The American Civil Liberties Union is demanding that interim police chief Medaria Arradondo make numerous policy, procedure, and training changes at the Minneapolis PD.

In a statement Teresa Nelson, interim executive director of the American Civil Liberties Union of Minnesota, referenced the fatal Minneapolis police shootings of Justine Damond and Jamar Clark. Damond was shot and killed last week by an officer responding to her 911 call. An investigation is in progress. Clark was killed by officers during a gun grab attack. The incident led to rioting in the Twin Cities. Both officers involved were cleared in the shooting.

“Minneapolis' new interim police chief, Medaria (Rondo) Arradondo, is taking over as chief at a critical time. The department has long struggled with overuse of force, exemplified by the recent shootings of Justine Damond and Jamar Clark, and racial disparities in stops, arrests, and other police work that have caused tensions between communities of color and the police. It is crucial that Arrandondo take swift and immediate action within the Minneapolis Police Department to make the largescale changes needed to build a department that is just, responsive, and truly values the lives it is sworn to serve and protect,” Nelson said in her statement.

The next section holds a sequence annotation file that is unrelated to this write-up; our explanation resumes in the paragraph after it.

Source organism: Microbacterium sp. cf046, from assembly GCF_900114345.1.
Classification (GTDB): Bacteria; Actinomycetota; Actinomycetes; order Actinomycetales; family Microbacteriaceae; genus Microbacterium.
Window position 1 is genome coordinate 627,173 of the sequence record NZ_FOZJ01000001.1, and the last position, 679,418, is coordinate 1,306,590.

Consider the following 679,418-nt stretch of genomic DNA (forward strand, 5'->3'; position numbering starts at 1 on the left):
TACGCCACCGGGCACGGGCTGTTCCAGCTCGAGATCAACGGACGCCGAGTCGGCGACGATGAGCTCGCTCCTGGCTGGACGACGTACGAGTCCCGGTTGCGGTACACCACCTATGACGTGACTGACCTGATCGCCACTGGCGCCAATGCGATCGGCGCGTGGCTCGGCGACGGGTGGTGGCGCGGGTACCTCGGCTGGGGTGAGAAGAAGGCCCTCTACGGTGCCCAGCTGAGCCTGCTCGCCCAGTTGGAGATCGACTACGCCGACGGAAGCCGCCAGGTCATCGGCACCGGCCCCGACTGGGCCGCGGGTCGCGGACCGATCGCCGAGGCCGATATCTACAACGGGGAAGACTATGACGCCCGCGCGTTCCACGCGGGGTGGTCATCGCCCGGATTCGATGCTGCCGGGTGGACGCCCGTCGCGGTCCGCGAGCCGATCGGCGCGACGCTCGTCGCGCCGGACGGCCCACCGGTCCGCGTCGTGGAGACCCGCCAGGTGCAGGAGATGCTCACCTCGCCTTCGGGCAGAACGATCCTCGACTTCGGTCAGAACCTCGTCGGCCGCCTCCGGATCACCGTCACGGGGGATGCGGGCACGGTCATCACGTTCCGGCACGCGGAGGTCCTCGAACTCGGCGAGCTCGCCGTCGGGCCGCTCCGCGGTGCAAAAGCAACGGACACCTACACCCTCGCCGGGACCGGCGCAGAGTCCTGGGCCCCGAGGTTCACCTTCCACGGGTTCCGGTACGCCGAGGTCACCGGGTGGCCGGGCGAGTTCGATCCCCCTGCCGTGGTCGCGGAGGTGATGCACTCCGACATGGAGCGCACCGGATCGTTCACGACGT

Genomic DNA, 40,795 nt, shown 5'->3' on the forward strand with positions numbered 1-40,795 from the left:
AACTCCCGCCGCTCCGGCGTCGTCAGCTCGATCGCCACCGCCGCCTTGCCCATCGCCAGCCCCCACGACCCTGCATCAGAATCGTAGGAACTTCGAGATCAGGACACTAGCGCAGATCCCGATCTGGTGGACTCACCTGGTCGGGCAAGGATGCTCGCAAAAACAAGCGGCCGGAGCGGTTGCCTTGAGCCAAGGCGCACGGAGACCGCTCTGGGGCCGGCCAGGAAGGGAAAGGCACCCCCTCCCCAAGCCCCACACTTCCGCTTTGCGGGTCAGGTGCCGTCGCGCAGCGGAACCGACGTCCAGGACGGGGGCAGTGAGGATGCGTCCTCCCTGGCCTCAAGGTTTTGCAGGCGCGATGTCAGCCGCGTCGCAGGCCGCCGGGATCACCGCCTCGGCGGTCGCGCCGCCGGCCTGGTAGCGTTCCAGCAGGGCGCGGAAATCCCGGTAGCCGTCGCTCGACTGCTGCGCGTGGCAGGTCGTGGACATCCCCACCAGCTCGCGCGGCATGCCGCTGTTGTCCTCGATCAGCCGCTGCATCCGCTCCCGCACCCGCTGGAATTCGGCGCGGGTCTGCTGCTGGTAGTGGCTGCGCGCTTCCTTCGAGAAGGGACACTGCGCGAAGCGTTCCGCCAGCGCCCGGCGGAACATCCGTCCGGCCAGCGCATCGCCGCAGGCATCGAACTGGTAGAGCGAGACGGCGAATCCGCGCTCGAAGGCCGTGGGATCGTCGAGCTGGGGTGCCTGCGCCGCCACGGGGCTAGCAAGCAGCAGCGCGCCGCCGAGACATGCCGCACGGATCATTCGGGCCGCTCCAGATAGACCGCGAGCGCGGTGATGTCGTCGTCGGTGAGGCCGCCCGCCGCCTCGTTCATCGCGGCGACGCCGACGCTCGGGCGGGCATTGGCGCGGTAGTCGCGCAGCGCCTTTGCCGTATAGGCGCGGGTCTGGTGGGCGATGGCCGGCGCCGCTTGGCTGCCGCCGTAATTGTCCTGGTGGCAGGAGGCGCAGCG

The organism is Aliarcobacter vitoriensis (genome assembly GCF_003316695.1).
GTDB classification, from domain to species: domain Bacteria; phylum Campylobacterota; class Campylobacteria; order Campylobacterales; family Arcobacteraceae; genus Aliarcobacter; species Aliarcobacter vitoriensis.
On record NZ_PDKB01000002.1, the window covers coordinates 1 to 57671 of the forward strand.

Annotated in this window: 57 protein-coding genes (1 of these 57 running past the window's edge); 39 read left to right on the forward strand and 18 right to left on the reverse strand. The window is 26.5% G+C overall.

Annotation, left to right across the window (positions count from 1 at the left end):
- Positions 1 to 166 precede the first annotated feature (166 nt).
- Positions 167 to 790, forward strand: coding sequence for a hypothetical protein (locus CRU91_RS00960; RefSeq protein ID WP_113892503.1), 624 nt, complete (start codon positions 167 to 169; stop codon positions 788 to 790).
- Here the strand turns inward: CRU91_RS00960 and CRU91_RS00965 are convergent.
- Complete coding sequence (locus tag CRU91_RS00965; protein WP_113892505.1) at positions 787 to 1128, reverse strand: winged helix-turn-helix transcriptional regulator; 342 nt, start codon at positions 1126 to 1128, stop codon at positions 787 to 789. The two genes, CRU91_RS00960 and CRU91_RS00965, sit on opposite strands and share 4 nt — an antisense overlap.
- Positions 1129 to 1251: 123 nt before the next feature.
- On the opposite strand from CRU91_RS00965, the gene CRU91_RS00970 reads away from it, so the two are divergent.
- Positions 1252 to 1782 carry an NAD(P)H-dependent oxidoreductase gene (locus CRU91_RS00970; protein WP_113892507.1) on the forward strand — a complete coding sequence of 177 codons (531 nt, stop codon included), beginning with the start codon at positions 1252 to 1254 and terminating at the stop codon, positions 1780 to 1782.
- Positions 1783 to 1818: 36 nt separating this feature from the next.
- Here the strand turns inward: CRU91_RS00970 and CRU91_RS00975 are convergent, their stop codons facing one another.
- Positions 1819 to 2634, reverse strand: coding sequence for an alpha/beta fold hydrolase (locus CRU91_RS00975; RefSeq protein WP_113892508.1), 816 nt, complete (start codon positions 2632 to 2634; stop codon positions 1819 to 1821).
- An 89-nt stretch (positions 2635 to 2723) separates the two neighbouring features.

ACLU demands include:

  • Increased oversight and accountability for officers who violate the department’s use of force policies. Support reforms to ensure the Police Conduct Oversight Commission has the authority to discipline and fire officers as needed.
  • Retrain the entire department on use of force.
  • Increase training on de-escalation.
  • Implement a new body camera policy that mandates activation at the beginning of every interaction with members of the public.
  • Include clear, significant discipline for officers who violate the body camera policy.
  • Stop prioritizing low-level arrests.
  • Increase the department’s accountability by releasing all data on stops and arrests to the public.
  • Fully implement the recommendations found in the Police Executive Research Forum’s 30 guiding principles on the use of force and the final report of President Obama’s task force on 21st century policing.
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